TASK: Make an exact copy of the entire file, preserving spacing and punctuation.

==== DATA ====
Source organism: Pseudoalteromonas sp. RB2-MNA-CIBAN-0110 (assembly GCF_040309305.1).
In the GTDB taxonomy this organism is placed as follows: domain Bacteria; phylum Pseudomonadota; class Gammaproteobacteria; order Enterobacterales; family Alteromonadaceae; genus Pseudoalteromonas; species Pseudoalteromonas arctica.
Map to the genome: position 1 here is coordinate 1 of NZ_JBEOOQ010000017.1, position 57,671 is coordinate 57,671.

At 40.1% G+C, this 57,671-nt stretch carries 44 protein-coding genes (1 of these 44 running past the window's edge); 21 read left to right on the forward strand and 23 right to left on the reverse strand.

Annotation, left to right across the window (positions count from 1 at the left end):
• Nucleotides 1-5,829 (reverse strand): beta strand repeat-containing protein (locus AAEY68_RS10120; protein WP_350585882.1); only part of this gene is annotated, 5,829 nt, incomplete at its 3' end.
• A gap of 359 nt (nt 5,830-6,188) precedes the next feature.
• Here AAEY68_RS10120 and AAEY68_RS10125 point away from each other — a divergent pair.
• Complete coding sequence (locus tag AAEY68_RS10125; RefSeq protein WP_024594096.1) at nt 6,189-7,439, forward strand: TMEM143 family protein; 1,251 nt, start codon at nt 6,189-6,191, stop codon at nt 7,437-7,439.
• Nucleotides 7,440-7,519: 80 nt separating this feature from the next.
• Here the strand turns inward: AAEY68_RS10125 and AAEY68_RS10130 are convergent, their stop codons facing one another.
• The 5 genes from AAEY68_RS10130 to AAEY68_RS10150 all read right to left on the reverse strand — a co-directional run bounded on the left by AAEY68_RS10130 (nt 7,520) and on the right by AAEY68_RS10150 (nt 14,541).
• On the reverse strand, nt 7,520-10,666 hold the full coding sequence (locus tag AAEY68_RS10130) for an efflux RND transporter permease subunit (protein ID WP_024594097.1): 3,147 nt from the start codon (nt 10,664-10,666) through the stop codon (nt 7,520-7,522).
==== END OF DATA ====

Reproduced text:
Source organism: Pseudoalteromonas sp. RB2-MNA-CIBAN-0110 (assembly GCF_040309305.1).
In the GTDB taxonomy this organism is placed as follows: domain Bacteria; phylum Pseudomonadota; class Gammaproteobacteria; order Enterobacterales; family Alteromonadaceae; genus Pseudoalteromonas; species Pseudoalteromonas arctica.
Map to the genome: position 1 here is coordinate 1 of NZ_JBEOOQ010000017.1, position 57,671 is coordinate 57,671.

At 40.1% G+C, this 57,671-nt stretch carries 44 protein-coding genes (1 of these 44 running past the window's edge); 21 read left to right on the forward strand and 23 right to left on the reverse strand.

Annotation, left to right across the window (positions count from 1 at the left end):
• Nucleotides 1-5,829 (reverse strand): beta strand repeat-containing protein (locus AAEY68_RS10120; protein WP_350585882.1); only part of this gene is annotated, 5,829 nt, incomplete at its 3' end.
• A gap of 359 nt (nt 5,830-6,188) precedes the next feature.
• Here AAEY68_RS10120 and AAEY68_RS10125 point away from each other — a divergent pair.
• Complete coding sequence (locus tag AAEY68_RS10125; RefSeq protein WP_024594096.1) at nt 6,189-7,439, forward strand: TMEM143 family protein; 1,251 nt, start codon at nt 6,189-6,191, stop codon at nt 7,437-7,439.
• Nucleotides 7,440-7,519: 80 nt separating this feature from the next.
• Here the strand turns inward: AAEY68_RS10125 and AAEY68_RS10130 are convergent, their stop codons facing one another.
• The 5 genes from AAEY68_RS10130 to AAEY68_RS10150 all read right to left on the reverse strand — a co-directional run bounded on the left by AAEY68_RS10130 (nt 7,520) and on the right by AAEY68_RS10150 (nt 14,541).
• On the reverse strand, nt 7,520-10,666 hold the full coding sequence (locus tag AAEY68_RS10130) for an efflux RND transporter permease subunit (protein ID WP_024594097.1): 3,147 nt from the start codon (nt 10,664-10,666) through the stop codon (nt 7,520-7,522).